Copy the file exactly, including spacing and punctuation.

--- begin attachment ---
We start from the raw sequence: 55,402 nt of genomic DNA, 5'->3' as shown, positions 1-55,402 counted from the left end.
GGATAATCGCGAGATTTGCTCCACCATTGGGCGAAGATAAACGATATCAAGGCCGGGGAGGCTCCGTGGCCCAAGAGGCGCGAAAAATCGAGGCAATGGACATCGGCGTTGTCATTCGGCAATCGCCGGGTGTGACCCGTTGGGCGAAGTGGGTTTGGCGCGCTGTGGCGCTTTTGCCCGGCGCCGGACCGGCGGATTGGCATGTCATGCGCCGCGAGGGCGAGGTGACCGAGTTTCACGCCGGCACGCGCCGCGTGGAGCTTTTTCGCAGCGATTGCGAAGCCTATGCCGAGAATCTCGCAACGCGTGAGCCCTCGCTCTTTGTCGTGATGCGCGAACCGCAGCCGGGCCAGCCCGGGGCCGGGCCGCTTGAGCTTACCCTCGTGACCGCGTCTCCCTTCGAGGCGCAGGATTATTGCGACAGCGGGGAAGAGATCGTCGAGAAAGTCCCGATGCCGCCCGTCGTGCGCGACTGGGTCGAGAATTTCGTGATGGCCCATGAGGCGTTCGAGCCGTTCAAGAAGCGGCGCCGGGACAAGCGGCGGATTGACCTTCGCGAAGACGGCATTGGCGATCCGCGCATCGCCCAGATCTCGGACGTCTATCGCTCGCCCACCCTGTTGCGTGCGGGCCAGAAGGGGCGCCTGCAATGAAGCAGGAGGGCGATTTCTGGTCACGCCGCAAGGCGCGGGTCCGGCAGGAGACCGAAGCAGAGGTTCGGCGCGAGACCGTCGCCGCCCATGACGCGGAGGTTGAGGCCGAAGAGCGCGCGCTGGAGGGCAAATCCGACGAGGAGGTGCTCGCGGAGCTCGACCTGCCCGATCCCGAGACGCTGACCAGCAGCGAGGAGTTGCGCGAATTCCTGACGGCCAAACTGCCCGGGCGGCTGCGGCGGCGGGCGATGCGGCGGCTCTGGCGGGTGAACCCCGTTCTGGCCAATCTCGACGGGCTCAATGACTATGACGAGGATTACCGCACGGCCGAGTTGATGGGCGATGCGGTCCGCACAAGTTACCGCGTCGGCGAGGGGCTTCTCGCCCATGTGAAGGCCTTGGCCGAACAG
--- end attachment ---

We start from the raw sequence: 55,402 nt of genomic DNA, 5'->3' as shown, positions 1-55,402 counted from the left end.
GGATAATCGCGAGATTTGCTCCACCATTGGGCGAAGATAAACGATATCAAGGCCGGGGAGGCTCCGTGGCCCAAGAGGCGCGAAAAATCGAGGCAATGGACATCGGCGTTGTCATTCGGCAATCGCCGGGTGTGACCCGTTGGGCGAAGTGGGTTTGGCGCGCTGTGGCGCTTTTGCCCGGCGCCGGACCGGCGGATTGGCATGTCATGCGCCGCGAGGGCGAGGTGACCGAGTTTCACGCCGGCACGCGCCGCGTGGAGCTTTTTCGCAGCGATTGCGAAGCCTATGCCGAGAATCTCGCAACGCGTGAGCCCTCGCTCTTTGTCGTGATGCGCGAACCGCAGCCGGGCCAGCCCGGGGCCGGGCCGCTTGAGCTTACCCTCGTGACCGCGTCTCCCTTCGAGGCGCAGGATTATTGCGACAGCGGGGAAGAGATCGTCGAGAAAGTCCCGATGCCGCCCGTCGTGCGCGACTGGGTCGAGAATTTCGTGATGGCCCATGAGGCGTTCGAGCCGTTCAAGAAGCGGCGCCGGGACAAGCGGCGGATTGACCTTCGCGAAGACGGCATTGGCGATCCGCGCATCGCCCAGATCTCGGACGTCTATCGCTCGCCCACCCTGTTGCGTGCGGGCCAGAAGGGGCGCCTGCAATGAAGCAGGAGGGCGATTTCTGGTCACGCCGCAAGGCGCGGGTCCGGCAGGAGACCGAAGCAGAGGTTCGGCGCGAGACCGTCGCCGCCCATGACGCGGAGGTTGAGGCCGAAGAGCGCGCGCTGGAGGGCAAATCCGACGAGGAGGTGCTCGCGGAGCTCGACCTGCCCGATCCCGAGACGCTGACCAGCAGCGAGGAGTTGCGCGAATTCCTGACGGCCAAACTGCCCGGGCGGCTGCGGCGGCGGGCGATGCGGCGGCTCTGGCGGGTGAACCCCGTTCTGGCCAATCTCGACGGGCTCAATGACTATGACGAGGATTACCGCACGGCCGAGTTGATGGGCGATGCGGTCCGCACAAGTTACCGCGTCGGCGAGGGGCTTCTCGCCCATGTGAAGGCCTTGGCCGAACAG